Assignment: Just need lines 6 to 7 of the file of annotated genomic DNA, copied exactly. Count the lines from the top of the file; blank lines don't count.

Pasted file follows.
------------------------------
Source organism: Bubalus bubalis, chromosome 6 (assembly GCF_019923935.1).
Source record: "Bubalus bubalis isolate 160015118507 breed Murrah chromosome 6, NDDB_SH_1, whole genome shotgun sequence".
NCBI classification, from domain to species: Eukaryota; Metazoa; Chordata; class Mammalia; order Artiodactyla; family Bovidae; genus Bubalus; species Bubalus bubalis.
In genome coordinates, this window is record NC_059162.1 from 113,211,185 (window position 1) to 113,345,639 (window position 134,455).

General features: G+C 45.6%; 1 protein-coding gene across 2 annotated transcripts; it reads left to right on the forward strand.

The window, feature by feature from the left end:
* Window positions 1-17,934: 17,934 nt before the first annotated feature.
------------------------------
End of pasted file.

The window, feature by feature from the left end:
* Window positions 1-17,934: 17,934 nt before the first annotated feature.